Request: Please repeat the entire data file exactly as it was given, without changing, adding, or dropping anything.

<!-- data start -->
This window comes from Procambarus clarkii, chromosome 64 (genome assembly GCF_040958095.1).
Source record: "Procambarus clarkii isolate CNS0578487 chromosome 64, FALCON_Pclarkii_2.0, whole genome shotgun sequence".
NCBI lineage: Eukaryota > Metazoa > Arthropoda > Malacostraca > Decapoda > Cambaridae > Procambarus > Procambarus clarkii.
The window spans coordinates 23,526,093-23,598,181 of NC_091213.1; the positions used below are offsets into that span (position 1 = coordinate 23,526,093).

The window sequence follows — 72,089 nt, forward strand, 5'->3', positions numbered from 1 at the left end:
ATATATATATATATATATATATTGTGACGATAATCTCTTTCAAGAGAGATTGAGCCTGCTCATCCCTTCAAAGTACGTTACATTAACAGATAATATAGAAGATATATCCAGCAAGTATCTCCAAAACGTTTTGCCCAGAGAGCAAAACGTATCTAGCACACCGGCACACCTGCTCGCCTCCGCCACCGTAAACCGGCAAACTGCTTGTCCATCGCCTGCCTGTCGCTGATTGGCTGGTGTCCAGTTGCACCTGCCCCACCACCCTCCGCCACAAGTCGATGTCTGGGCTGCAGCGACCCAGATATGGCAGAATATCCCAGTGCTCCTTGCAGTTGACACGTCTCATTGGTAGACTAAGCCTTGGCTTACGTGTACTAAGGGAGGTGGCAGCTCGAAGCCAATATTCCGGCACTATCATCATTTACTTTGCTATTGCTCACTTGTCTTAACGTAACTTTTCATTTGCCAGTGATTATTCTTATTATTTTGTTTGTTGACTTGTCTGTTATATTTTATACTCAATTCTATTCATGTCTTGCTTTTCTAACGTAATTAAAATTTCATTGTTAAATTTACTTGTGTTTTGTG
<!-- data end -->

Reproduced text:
This window comes from Procambarus clarkii, chromosome 64 (genome assembly GCF_040958095.1).
Source record: "Procambarus clarkii isolate CNS0578487 chromosome 64, FALCON_Pclarkii_2.0, whole genome shotgun sequence".
NCBI lineage: Eukaryota > Metazoa > Arthropoda > Malacostraca > Decapoda > Cambaridae > Procambarus > Procambarus clarkii.
The window spans coordinates 23,526,093-23,598,181 of NC_091213.1; the positions used below are offsets into that span (position 1 = coordinate 23,526,093).

The window sequence follows — 72,089 nt, forward strand, 5'->3', positions numbered from 1 at the left end:
ATATATATATATATATATATATTGTGACGATAATCTCTTTCAAGAGAGATTGAGCCTGCTCATCCCTTCAAAGTACGTTACATTAACAGATAATATAGAAGATATATCCAGCAAGTATCTCCAAAACGTTTTGCCCAGAGAGCAAAACGTATCTAGCACACCGGCACACCTGCTCGCCTCCGCCACCGTAAACCGGCAAACTGCTTGTCCATCGCCTGCCTGTCGCTGATTGGCTGGTGTCCAGTTGCACCTGCCCCACCACCCTCCGCCACAAGTCGATGTCTGGGCTGCAGCGACCCAGATATGGCAGAATATCCCAGTGCTCCTTGCAGTTGACACGTCTCATTGGTAGACTAAGCCTTGGCTTACGTGTACTAAGGGAGGTGGCAGCTCGAAGCCAATATTCCGGCACTATCATCATTTACTTTGCTATTGCTCACTTGTCTTAACGTAACTTTTCATTTGCCAGTGATTATTCTTATTATTTTGTTTGTTGACTTGTCTGTTATATTTTATACTCAATTCTATTCATGTCTTGCTTTTCTAACGTAATTAAAATTTCATTGTTAAATTTACTTGTGTTTTGTG